Post-traumatic stress disorder is a disabling condition that may affect individuals who have been exposed to severe emotional or physically life-threatening traumatic events. The majority of neuroimaging studies of post-traumatic stress disorder have focused on potential abnormalities in the hippocampus, a brain area that plays a critical role in memory processing and biological response to stress. Most of the imaging studies have found smaller volume of the hippocampus as measured with magnetic resonance imaging in patients with post-traumatic stress disorder while others failed to reveal hippocampal volume loss. We reviewed magnetic resonance imaging researches which focused on the hippocampal structural alteration of post-traumatic stress disorder in different populations (adults and children), with different research design (cross-sectional and longitudinal), and using different volume measure protocols (hippocampal total volume and subfield volume).
Key words: Hippocampus; Magnetic resonance imaging; Stress disorders, post-traumatic
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Post-traumatic stress disorder (PTSD) is a psychiatric condition in which an individual presents with intrusion, lability of mood, emotional numbness and avoidance after exposure to severe traumatic events. Neuropsychological studies have shown that PTSD patients have impaired attention, working memory, and new learning1; electroencephalography reveals that affected persons have heightened processing of trauma-related information, but weaker processing of neutral information.2 These findings suggest possible structural and functional abnormalities in memory-related brain areas. The hippocampal formation, which plays an important role in memory processes, probably exerts significant effects in the pathogenesis of PTSD.
The hippocampus, an important component of the brain limbic system, is the area that controls learning and memory. While playing a significant role in spatial learning and memory, it is also implicated in anxiety behaviours.3,4 Moreover, functional and structural abnormalities of the hippocampus are believed to be associated with a number of psychiatric disorders. The hippocampus is also one of the brain structures that regulates stress responses. Studies with animals demonstrated that chronic stress may lead to changes in hippocampal structure in rats, including suppression of neurogenesis, neural dendritic atrophy and neuron loss. Changes in hippocampal structure and function are therefore considered to be causally inter-related to the development of many psychiatric diseases.5 Researchers studying the brain structure of patients with PTSD have focused mainly on the hippocampal region. This paper aimed to present an organised and selected review / analysis of relevant published Chinese and English literature on this topic.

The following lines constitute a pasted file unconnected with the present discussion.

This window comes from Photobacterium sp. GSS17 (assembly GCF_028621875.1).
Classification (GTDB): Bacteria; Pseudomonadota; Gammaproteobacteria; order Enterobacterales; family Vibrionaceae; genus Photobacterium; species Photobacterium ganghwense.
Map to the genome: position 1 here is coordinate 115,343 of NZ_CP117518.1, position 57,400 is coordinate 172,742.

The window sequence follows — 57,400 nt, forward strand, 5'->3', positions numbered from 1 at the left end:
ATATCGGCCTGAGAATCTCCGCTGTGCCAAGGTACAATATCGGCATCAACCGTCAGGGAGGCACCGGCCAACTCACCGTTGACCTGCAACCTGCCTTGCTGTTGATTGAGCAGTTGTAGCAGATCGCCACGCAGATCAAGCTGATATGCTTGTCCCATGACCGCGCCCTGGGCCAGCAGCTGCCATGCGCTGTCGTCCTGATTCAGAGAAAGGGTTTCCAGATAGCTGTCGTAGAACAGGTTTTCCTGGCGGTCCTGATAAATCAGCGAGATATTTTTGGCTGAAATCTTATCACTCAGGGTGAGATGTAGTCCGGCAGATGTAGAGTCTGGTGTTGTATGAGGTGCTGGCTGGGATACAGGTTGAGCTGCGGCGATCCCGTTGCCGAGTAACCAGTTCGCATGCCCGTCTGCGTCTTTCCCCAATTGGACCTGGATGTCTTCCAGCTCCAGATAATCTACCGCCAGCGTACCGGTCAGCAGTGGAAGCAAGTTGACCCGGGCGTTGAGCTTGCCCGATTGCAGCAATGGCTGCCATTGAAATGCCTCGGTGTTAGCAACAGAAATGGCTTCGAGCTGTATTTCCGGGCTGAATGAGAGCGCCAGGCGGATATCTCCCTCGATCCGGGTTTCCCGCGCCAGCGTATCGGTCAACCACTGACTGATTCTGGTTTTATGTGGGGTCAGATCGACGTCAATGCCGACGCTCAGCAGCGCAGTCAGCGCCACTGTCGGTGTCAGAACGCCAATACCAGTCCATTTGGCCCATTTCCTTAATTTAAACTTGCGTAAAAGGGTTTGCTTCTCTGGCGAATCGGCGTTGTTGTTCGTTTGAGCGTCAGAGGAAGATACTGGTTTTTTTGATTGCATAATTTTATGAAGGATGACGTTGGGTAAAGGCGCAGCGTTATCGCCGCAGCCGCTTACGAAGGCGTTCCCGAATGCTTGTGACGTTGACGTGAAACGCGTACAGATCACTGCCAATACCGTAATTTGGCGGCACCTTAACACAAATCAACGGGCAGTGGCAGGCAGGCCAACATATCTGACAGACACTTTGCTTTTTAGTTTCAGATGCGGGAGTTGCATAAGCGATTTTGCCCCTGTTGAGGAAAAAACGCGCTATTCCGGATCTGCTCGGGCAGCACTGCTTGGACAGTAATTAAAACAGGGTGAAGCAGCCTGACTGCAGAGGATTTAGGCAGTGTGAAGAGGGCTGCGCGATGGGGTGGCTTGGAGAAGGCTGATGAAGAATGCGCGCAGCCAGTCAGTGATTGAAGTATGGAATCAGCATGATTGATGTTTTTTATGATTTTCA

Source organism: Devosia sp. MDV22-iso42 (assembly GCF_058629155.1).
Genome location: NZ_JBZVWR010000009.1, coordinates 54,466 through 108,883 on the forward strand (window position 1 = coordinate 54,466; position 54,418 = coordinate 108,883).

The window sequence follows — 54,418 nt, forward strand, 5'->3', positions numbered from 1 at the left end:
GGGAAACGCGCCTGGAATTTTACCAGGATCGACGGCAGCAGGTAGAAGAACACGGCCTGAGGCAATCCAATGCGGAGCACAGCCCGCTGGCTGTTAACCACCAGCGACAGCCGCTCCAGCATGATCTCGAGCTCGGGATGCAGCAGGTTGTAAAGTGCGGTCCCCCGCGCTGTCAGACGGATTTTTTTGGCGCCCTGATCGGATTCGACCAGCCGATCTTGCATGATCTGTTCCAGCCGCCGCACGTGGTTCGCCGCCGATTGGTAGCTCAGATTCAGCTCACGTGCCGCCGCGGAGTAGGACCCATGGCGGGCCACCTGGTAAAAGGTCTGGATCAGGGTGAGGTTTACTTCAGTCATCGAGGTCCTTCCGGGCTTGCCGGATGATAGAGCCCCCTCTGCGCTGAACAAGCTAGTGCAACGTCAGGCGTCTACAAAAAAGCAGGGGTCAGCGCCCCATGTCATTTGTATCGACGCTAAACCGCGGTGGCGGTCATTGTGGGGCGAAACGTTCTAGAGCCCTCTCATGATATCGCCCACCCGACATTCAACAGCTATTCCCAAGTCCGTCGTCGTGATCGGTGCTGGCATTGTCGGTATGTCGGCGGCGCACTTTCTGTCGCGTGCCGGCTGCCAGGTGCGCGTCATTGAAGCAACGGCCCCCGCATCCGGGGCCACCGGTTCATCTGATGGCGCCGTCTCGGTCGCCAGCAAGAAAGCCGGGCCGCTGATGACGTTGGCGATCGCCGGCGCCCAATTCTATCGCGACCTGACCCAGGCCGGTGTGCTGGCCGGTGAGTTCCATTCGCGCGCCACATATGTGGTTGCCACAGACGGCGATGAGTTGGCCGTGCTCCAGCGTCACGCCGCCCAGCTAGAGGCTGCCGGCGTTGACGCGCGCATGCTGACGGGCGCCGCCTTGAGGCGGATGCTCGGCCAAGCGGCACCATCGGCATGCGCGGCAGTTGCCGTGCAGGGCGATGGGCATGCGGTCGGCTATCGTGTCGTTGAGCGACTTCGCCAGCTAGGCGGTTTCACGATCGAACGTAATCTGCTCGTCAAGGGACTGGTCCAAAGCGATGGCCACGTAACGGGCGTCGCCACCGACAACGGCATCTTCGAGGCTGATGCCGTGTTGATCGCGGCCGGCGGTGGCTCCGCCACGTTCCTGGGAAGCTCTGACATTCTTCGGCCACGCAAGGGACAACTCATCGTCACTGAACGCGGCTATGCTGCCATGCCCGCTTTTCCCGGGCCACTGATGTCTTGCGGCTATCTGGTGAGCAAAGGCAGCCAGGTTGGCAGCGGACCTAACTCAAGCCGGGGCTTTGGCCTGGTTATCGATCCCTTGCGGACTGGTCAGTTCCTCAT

Alterations in Hippocampal Formation of Adult Patients with Post-traumatic Stress Disorder
Since the first report by Bremner et al6 in 1995 describing magnetic resonance imaging (MRI) which showed a reduction in right hippocampus volume in PTSD patients compared with the controls, a variety of different reports have been published on this subject. Most of these found that the hippocampal volume of PTSD patients was relatively smaller than that in healthy controls or persons exposed to traumatic events but not suffering from PTSD.
In the study by Bremner et al,6 the hippocampal volume of the right side in veterans with PTSD was about 8% smaller than that in healthy controls, and this reduction in size correlated with defects in declarative memory function. However, the research group also conducted a study on childhood sexual abuse-related PTSD patients, and found that the left hippocampal volume was 12% smaller than that in healthy controls. Despite controlling for different confounders, this difference was still significant,7 whereas there was no significant difference between right hippocampal volumes. …